Your body was given to you to be filled in this way with holy spirit, that you might one day harmonize with the Holy Spirit, the spirit of God, your creator.

    Allowing yourself to be filled with and to harmonize with the Holy Spirit will please your Creator. It will begin the process of your spiritual rebirth, which will continue until the moment when you find yourself face to face with your Creator.

    April 28, 2013 at 1:17 pm |
    • Ed F.

      You sound just like the crackpots we should be looking out for.

      There is ZERO evidence Jesus or god ever existed.

      April 28, 2013 at 1:20 pm |
    • anon7364

      You teach that women are second class citizens, that gays are going to h- and that slavery is just fine. It is you who has separated yourself from god and you're the one who will burn for all eternity.

      April 28, 2013 at 1:21 pm |
    • The Flamingo Kid

      Do you honestly think ANYONE will read your rambling past the first sentence?

      April 28, 2013 at 1:22 pm |
    • syman pons

      syman pons

      To: Ed F. ~Ask God to reveal Himself to you. You will be surprised by the result. But, it takes real courage to honestly do this.

      To; anon7364 ~I have never said that women are second class citizen's. Women are a precious gift to mankind. They are to be treated with all equity, respect, consideration, and kindness. They are the mothers of all our children, and men are to care for and protect them, so they can fulfill their responsibilities as human beings, wives, mothers and holy children of God. This applies to all the women on earth, regardless of they religious convictions.

      To; The Flamingo Kid ~ You did.

      April 28, 2013 at 1:56 pm |
    • syman pons

      We have been put on the Earth by the Creator to learn how to be loving and considerate toward the other spiritual beings (people), among whom we live. This is the purpose of our lives, plain and simple. Speaking contemptuously to one another is the exact opposite of what you are suppose to be practicing.

      Why don’t you people with bad feelings toward others know this?

      You are to treat each other with love, consideration and respect. This is what you were created to learn how to do during your short life here on planet Earth.

      April 28, 2013 at 2:07 pm |
  2. virginia

    Atheism doesn't take a turn to evil its from the roots evil....it might depart to become good at one point but that's extremism for them...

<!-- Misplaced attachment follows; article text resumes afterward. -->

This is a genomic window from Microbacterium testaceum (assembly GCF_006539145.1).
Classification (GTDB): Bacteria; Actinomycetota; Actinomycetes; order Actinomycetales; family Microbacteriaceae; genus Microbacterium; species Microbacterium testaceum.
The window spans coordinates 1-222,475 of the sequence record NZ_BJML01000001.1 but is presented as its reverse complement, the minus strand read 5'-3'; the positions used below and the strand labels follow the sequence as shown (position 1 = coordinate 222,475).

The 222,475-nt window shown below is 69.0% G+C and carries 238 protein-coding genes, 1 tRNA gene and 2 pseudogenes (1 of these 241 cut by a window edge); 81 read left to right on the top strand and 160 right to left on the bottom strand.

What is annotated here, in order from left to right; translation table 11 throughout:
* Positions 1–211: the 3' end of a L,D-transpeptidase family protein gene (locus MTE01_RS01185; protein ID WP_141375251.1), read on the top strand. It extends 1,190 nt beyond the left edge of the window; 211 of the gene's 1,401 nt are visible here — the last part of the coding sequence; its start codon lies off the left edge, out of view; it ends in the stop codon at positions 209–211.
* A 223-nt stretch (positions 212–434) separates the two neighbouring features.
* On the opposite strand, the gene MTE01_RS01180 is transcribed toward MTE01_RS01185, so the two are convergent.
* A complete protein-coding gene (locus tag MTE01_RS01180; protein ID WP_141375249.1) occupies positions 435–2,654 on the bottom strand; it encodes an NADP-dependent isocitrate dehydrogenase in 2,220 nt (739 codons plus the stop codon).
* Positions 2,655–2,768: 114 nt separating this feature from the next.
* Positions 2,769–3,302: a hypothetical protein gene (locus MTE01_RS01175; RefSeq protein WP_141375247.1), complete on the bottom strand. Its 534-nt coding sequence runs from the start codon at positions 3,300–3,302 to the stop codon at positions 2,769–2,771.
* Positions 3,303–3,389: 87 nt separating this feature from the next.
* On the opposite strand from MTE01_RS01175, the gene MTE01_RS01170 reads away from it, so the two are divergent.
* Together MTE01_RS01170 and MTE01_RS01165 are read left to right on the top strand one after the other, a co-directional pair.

April 28, 2013 at 1:17 pm |
    • Troglodytes Entertaining All

      That makes no sense whatsoever... Keep it up!!!

      April 28, 2013 at 1:18 pm |
    • The real Tom

      There's nothing at all "evil" about a lack of belief, idiot. Now where are your citations for the "atrocities" you claim atheists committed, virginia? Or are you just going to run away like the little troll you are?

      April 28, 2013 at 1:18 pm |

      Atheism, means nothing else but secular ism, self center ism of human, in denial of truth absolute, and cause of terrorism.

      April 28, 2013 at 1:21 pm |

    There's no reason or excuse in any religion for killing people who don't share your faith. It's stupid. Anyone that does it is a weak minded fool for listening to a preacher or cleric or anyone else who professes to know what God wants done. Muslims, Shia and Sunni kill each other over something as stupid as the idea of where the order of succession is in the lineage of the "Prophet". Christians were killing each other over Protestantism and Catholicism. TO this day I hear Protestants and Catholics saying the other Denomination is going to hell. STUPID!!!!! Same with the Muslim Religion and their mindless attacks on one another as well as on Christians, Jews and others. It's all idiotic nonsense.

    April 28, 2013 at 1:16 pm |

      Choice to act is always of a person, none other, choice in secular ism, self center ism drives a person to atheism ism, terrorism and following of truth absolute makes a person of civility.

      April 28, 2013 at 1:19 pm |
  4. sally

    Very intelligent, balanced discussion of religious fanaticism and how to combat it!

    April 28, 2013 at 1:14 pm |
  5. OrygunDuck

    Jesus Christ was critical of the religious leaders of his time, fanatics really in their positions of power, and that got him killed.